Exporting Common Agricultural Policy goods
How to export food and agriculture products covered by CAP: export licences, duty, export quotas and relief from CAP charges.
The Common Agricultural Policy (CAP) uses a system of refunds and levies to maintain pricing levels and availability. If you want to export or import licensable goods or claim refunds you must be registered with the Rural Payments Agency (RPA), which manages the CAP schemes.
This guide shows you whether you require a licence to export your goods, how to obtain one and how to manage the export process, including claiming refunds and paying levies.
If you are moving goods to or from the UK then you need to Classify imports and exports using the UK Integrated Tariff.
Common Agricultural Policy export licences
There’s a wide variety of goods covered by specific CAP schemes. Each has its own specific requirements for licensing and management of refunds and levies. You should check what the export licence requirements are with the RPA before exporting any of the following products:
- dairy products
- live animals
- fresh or processed meat (including edible offal)
- sugar, syrup, molasses and honey
- cereals and rice (including milled products, starch, gluten and insulin)
- animal fodder, residues and waste from food industries
- fresh or processed fruit and vegetables
- live plants and trees and cut flowers
- coffee, tea and spices
- cocoa beans and shells
- oils and fats
- fish, crustaceans and molluscs (fresh or processed)
- fermented drinks
- flax and hemp
- processed goods, eg products such as biscuits which have one or more of the goods listed above as a basic ingredient
You can also find a guide to licence requirements.
Processed goods and the recipe system
If you are exporting processed goods you may apply to the RPA for a recipe code. This will allow you to claim a refund more simply by calculating the percentage of each eligible ingredient used in the processed goods as opposed to claiming each separate ingredient. You can find the trader’s guide to exporting processed goods - leaflet ET17.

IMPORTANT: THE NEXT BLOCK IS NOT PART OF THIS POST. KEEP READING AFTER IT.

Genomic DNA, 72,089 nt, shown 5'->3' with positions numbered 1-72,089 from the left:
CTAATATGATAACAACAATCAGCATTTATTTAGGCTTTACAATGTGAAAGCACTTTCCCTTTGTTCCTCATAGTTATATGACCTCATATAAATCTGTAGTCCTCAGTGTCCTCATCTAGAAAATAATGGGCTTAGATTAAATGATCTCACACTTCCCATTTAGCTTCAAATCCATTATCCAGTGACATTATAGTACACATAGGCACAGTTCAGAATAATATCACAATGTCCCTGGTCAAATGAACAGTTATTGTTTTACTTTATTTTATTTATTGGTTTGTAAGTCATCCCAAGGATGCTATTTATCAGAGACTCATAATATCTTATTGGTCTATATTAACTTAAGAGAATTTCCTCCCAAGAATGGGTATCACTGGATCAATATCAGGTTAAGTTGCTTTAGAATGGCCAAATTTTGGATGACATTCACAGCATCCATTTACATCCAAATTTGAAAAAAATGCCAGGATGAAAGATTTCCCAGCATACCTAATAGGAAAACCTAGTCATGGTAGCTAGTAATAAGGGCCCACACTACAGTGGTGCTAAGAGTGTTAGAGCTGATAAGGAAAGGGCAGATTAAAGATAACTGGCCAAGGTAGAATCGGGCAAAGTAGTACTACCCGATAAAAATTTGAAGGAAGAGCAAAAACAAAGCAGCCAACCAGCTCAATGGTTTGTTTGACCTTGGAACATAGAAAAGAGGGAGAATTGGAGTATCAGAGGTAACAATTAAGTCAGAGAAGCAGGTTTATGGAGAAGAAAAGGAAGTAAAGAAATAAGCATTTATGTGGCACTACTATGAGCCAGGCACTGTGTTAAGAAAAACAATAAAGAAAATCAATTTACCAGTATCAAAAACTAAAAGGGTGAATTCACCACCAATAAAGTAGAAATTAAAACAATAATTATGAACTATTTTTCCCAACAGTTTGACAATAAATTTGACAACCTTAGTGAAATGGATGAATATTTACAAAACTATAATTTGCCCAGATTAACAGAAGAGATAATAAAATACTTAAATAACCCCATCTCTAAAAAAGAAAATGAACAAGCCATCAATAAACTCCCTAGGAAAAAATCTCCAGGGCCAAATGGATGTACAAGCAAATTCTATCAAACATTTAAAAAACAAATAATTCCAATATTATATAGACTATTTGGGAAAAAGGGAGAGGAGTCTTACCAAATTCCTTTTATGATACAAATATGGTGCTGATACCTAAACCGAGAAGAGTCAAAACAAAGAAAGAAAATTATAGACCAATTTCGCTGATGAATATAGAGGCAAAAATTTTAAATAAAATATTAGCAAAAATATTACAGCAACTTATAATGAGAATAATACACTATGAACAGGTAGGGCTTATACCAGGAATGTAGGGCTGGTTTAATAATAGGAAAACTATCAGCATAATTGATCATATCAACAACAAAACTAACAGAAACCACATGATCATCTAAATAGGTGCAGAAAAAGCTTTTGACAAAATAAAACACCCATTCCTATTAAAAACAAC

You can apply for a recipe code using an ET/PG1 form.
To find out about the requirements for the various CAP schemes and to see the full listing of schemes (organised by product type) operated by the RPA, read the trader’s guide to importing and exporting CAP goods - leaflet ET1.
Getting the right licence
If you’re exporting goods that require a licence or intend to claim export refunds, you must register with the RPA.
To register with RPA and receive your trader registration number, call the Rural Payments helpline on 03000 200 301.
UK licences are issued by the RPA and lodged with HMRC through their Customs Handling of Import and Export Freight (CHIEF) computer system. For exports, the following three types of licences apply.
Advance Fixing Certificates/World Trade Organization (WTO) licences
If you wish to claim an export refund on your goods, you may need an export licence with advance fixing of the refund, known as an Advanced Fixing Certificate or a WTO licence. For processed goods an export refund can be claimed from the small exporters reserve or you can apply for a refund certificate and have the option to advance fix the refund rates. There are significant benefits to obtaining a licence with advance fixing. The licence confirms the rate of refund you can claim and helps you plan your cash-flow. For more information you can read the trader’s guide to importing and exporting CAP goods leaflet ET1.
Mandatory export licences for certain goods
If you’re exporting sugar, cereals or rice, you may require an export licence to do so. This requirement is determined by the product type, weight and destination.
If you have tendered to supply CAP goods to public authorities outside the EU, you should apply for a tender licence in advance. This will speed up the process if you win the tender.
Checking licences through CHIEF